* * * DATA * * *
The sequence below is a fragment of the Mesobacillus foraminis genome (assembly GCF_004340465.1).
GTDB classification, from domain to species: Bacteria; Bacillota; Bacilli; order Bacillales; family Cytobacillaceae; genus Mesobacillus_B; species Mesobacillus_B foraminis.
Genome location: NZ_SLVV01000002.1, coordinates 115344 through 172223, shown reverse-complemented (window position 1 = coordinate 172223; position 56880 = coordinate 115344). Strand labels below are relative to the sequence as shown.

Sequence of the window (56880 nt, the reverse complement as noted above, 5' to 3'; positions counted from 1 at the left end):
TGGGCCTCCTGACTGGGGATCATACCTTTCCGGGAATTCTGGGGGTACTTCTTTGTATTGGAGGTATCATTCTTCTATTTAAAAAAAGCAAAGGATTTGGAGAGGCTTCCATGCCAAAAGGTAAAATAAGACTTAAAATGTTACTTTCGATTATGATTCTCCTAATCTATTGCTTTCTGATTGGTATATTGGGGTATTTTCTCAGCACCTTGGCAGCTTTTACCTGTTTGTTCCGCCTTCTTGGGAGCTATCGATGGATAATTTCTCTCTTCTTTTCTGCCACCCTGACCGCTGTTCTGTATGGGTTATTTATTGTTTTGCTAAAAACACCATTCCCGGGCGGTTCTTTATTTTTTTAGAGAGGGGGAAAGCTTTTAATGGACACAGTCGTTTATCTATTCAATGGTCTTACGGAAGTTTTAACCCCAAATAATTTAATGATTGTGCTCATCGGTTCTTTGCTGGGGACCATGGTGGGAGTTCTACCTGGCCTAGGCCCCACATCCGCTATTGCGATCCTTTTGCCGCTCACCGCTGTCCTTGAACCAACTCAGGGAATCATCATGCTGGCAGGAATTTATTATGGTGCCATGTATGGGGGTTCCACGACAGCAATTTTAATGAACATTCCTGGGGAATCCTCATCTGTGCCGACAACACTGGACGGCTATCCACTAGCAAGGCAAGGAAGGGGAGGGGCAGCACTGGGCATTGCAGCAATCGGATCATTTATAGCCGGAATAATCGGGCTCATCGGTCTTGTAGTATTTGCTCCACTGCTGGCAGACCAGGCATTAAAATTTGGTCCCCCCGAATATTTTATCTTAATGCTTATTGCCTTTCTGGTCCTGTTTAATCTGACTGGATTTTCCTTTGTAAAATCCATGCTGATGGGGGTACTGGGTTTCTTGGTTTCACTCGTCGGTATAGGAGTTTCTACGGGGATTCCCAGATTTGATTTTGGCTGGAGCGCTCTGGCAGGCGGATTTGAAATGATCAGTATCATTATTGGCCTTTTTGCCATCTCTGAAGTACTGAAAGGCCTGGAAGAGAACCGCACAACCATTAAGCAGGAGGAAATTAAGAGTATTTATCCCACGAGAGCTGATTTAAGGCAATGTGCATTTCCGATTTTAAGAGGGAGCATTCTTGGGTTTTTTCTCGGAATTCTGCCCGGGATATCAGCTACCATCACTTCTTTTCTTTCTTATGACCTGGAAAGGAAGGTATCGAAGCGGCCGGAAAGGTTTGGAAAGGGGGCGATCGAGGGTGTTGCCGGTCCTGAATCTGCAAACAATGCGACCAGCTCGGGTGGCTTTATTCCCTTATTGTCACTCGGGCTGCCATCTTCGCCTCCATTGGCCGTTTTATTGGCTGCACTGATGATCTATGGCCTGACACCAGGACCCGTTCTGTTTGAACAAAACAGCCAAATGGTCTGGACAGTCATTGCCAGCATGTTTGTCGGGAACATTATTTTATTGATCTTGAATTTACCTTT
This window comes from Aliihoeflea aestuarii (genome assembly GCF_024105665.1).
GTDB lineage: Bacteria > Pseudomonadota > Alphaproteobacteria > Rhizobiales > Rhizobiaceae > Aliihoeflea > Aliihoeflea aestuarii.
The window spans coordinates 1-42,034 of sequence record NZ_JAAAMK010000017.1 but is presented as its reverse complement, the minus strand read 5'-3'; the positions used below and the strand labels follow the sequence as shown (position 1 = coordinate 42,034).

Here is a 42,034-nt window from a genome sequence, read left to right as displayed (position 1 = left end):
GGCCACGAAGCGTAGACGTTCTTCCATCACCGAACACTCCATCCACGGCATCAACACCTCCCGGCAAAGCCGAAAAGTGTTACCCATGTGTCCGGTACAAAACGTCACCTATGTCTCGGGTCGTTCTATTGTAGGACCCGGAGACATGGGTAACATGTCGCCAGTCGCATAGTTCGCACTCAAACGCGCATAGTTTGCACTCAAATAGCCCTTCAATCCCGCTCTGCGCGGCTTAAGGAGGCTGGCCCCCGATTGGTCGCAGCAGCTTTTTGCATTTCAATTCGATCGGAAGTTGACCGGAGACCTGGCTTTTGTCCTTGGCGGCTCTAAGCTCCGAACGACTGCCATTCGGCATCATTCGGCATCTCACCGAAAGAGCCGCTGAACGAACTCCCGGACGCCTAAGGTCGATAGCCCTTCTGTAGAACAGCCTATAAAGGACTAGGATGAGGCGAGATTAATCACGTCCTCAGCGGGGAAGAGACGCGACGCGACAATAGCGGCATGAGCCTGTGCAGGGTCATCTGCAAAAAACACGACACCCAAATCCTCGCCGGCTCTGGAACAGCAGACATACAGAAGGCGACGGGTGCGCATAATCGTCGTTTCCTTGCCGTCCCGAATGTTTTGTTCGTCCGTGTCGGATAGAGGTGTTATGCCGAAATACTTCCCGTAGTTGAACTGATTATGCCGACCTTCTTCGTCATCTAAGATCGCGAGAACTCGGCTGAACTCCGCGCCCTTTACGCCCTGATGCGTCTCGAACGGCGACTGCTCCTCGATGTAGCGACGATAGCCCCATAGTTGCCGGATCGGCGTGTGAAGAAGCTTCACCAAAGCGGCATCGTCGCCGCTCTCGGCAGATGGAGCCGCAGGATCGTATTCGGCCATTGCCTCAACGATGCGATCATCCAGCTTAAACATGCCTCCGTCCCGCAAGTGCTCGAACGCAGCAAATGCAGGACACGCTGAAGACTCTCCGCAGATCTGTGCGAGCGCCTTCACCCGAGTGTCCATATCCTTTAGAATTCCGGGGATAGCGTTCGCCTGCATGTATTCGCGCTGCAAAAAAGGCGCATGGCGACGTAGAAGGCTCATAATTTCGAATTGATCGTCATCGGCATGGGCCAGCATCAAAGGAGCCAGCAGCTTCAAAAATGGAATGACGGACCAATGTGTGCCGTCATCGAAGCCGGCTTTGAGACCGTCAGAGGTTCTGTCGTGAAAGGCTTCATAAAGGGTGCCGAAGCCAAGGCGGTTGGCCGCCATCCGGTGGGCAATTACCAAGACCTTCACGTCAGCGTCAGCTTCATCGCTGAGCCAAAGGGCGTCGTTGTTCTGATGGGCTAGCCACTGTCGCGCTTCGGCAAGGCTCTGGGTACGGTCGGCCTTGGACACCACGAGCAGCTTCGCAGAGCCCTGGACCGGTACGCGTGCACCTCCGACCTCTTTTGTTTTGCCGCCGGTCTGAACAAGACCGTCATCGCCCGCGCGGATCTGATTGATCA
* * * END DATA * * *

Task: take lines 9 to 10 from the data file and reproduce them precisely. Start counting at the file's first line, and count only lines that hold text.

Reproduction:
Here is a 42,034-nt window from a genome sequence, read left to right as displayed (position 1 = left end):
GGCCACGAAGCGTAGACGTTCTTCCATCACCGAACACTCCATCCACGGCATCAACACCTCCCGGCAAAGCCGAAAAGTGTTACCCATGTGTCCGGTACAAAACGTCACCTATGTCTCGGGTCGTTCTATTGTAGGACCCGGAGACATGGGTAACATGTCGCCAGTCGCATAGTTCGCACTCAAACGCGCATAGTTTGCACTCAAATAGCCCTTCAATCCCGCTCTGCGCGGCTTAAGGAGGCTGGCCCCCGATTGGTCGCAGCAGCTTTTTGCATTTCAATTCGATCGGAAGTTGACCGGAGACCTGGCTTTTGTCCTTGGCGGCTCTAAGCTCCGAACGACTGCCATTCGGCATCATTCGGCATCTCACCGAAAGAGCCGCTGAACGAACTCCCGGACGCCTAAGGTCGATAGCCCTTCTGTAGAACAGCCTATAAAGGACTAGGATGAGGCGAGATTAATCACGTCCTCAGCGGGGAAGAGACGCGACGCGACAATAGCGGCATGAGCCTGTGCAGGGTCATCTGCAAAAAACACGACACCCAAATCCTCGCCGGCTCTGGAACAGCAGACATACAGAAGGCGACGGGTGCGCATAATCGTCGTTTCCTTGCCGTCCCGAATGTTTTGTTCGTCCGTGTCGGATAGAGGTGTTATGCCGAAATACTTCCCGTAGTTGAACTGATTATGCCGACCTTCTTCGTCATCTAAGATCGCGAGAACTCGGCTGAACTCCGCGCCCTTTACGCCCTGATGCGTCTCGAACGGCGACTGCTCCTCGATGTAGCGACGATAGCCCCATAGTTGCCGGATCGGCGTGTGAAGAAGCTTCACCAAAGCGGCATCGTCGCCGCTCTCGGCAGATGGAGCCGCAGGATCGTATTCGGCCATTGCCTCAACGATGCGATCATCCAGCTTAAACATGCCTCCGTCCCGCAAGTGCTCGAACGCAGCAAATGCAGGACACGCTGAAGACTCTCCGCAGATCTGTGCGAGCGCCTTCACCCGAGTGTCCATATCCTTTAGAATTCCGGGGATAGCGTTCGCCTGCATGTATTCGCGCTGCAAAAAAGGCGCATGGCGACGTAGAAGGCTCATAATTTCGAATTGATCGTCATCGGCATGGGCCAGCATCAAAGGAGCCAGCAGCTTCAAAAATGGAATGACGGACCAATGTGTGCCGTCATCGAAGCCGGCTTTGAGACCGTCAGAGGTTCTGTCGTGAAAGGCTTCATAAAGGGTGCCGAAGCCAAGGCGGTTGGCCGCCATCCGGTGGGCAATTACCAAGACCTTCACGTCAGCGTCAGCTTCATCGCTGAGCCAAAGGGCGTCGTTGTTCTGATGGGCTAGCCACTGTCGCGCTTCGGCAAGGCTCTGGGTACGGTCGGCCTTGGACACCACGAGCAGCTTCGCAGAGCCCTGGACCGGTACGCGTGCACCTCCGACCTCTTTTGTTTTGCCGCCGGTCTGAACAAGACCGTCATCGCCCGCGCGGATCTGATTGATCA